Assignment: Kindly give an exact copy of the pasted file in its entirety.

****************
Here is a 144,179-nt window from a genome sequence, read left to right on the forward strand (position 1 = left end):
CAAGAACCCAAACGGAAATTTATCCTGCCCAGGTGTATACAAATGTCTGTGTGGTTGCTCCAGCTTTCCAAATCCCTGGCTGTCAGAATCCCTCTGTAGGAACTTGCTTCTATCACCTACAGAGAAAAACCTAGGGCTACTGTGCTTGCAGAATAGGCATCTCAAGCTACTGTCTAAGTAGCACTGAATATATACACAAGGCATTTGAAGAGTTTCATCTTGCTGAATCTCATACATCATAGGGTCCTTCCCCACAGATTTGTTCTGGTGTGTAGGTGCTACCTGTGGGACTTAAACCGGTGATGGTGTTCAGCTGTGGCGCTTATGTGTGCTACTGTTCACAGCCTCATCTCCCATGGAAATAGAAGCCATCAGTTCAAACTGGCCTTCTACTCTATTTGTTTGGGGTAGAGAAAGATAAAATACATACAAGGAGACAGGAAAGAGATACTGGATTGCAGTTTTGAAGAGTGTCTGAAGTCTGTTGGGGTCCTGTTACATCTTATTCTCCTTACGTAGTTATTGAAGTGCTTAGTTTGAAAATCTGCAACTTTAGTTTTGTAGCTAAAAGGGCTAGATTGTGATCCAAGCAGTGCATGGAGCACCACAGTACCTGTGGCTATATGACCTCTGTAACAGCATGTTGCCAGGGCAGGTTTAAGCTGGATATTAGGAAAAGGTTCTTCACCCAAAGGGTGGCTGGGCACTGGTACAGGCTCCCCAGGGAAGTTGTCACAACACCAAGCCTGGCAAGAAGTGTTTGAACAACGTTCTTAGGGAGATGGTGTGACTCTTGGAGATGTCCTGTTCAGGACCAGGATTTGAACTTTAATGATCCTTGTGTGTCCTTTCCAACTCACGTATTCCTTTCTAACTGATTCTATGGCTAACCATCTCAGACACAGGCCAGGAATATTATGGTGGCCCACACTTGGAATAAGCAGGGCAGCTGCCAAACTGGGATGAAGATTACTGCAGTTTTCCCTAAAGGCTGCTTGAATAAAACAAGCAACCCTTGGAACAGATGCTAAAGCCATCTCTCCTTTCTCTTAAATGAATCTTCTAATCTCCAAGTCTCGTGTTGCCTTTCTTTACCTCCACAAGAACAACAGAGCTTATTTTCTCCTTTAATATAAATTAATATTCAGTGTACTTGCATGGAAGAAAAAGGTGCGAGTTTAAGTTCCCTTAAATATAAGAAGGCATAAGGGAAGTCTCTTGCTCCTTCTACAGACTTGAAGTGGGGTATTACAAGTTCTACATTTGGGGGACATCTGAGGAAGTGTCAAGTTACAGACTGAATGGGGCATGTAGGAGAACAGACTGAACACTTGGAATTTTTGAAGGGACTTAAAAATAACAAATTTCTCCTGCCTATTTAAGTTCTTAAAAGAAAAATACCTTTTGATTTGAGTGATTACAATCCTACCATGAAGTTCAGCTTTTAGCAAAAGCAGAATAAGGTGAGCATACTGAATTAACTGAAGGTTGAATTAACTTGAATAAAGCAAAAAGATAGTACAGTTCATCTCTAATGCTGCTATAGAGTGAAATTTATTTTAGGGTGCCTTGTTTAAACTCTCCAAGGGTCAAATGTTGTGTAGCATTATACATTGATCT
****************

Here is a 144,179-nt window from a genome sequence, read left to right on the forward strand (position 1 = left end):
CAAGAACCCAAACGGAAATTTATCCTGCCCAGGTGTATACAAATGTCTGTGTGGTTGCTCCAGCTTTCCAAATCCCTGGCTGTCAGAATCCCTCTGTAGGAACTTGCTTCTATCACCTACAGAGAAAAACCTAGGGCTACTGTGCTTGCAGAATAGGCATCTCAAGCTACTGTCTAAGTAGCACTGAATATATACACAAGGCATTTGAAGAGTTTCATCTTGCTGAATCTCATACATCATAGGGTCCTTCCCCACAGATTTGTTCTGGTGTGTAGGTGCTACCTGTGGGACTTAAACCGGTGATGGTGTTCAGCTGTGGCGCTTATGTGTGCTACTGTTCACAGCCTCATCTCCCATGGAAATAGAAGCCATCAGTTCAAACTGGCCTTCTACTCTATTTGTTTGGGGTAGAGAAAGATAAAATACATACAAGGAGACAGGAAAGAGATACTGGATTGCAGTTTTGAAGAGTGTCTGAAGTCTGTTGGGGTCCTGTTACATCTTATTCTCCTTACGTAGTTATTGAAGTGCTTAGTTTGAAAATCTGCAACTTTAGTTTTGTAGCTAAAAGGGCTAGATTGTGATCCAAGCAGTGCATGGAGCACCACAGTACCTGTGGCTATATGACCTCTGTAACAGCATGTTGCCAGGGCAGGTTTAAGCTGGATATTAGGAAAAGGTTCTTCACCCAAAGGGTGGCTGGGCACTGGTACAGGCTCCCCAGGGAAGTTGTCACAACACCAAGCCTGGCAAGAAGTGTTTGAACAACGTTCTTAGGGAGATGGTGTGACTCTTGGAGATGTCCTGTTCAGGACCAGGATTTGAACTTTAATGATCCTTGTGTGTCCTTTCCAACTCACGTATTCCTTTCTAACTGATTCTATGGCTAACCATCTCAGACACAGGCCAGGAATATTATGGTGGCCCACACTTGGAATAAGCAGGGCAGCTGCCAAACTGGGATGAAGATTACTGCAGTTTTCCCTAAAGGCTGCTTGAATAAAACAAGCAACCCTTGGAACAGATGCTAAAGCCATCTCTCCTTTCTCTTAAATGAATCTTCTAATCTCCAAGTCTCGTGTTGCCTTTCTTTACCTCCACAAGAACAACAGAGCTTATTTTCTCCTTTAATATAAATTAATATTCAGTGTACTTGCATGGAAGAAAAAGGTGCGAGTTTAAGTTCCCTTAAATATAAGAAGGCATAAGGGAAGTCTCTTGCTCCTTCTACAGACTTGAAGTGGGGTATTACAAGTTCTACATTTGGGGGACATCTGAGGAAGTGTCAAGTTACAGACTGAATGGGGCATGTAGGAGAACAGACTGAACACTTGGAATTTTTGAAGGGACTTAAAAATAACAAATTTCTCCTGCCTATTTAAGTTCTTAAAAGAAAAATACCTTTTGATTTGAGTGATTACAATCCTACCATGAAGTTCAGCTTTTAGCAAAAGCAGAATAAGGTGAGCATACTGAATTAACTGAAGGTTGAATTAACTTGAATAAAGCAAAAAGATAGTACAGTTCATCTCTAATGCTGCTATAGAGTGAAATTTATTTTAGGGTGCCTTGTTTAAACTCTCCAAGGGTCAAATGTTGTGTAGCATTATACATTGATCT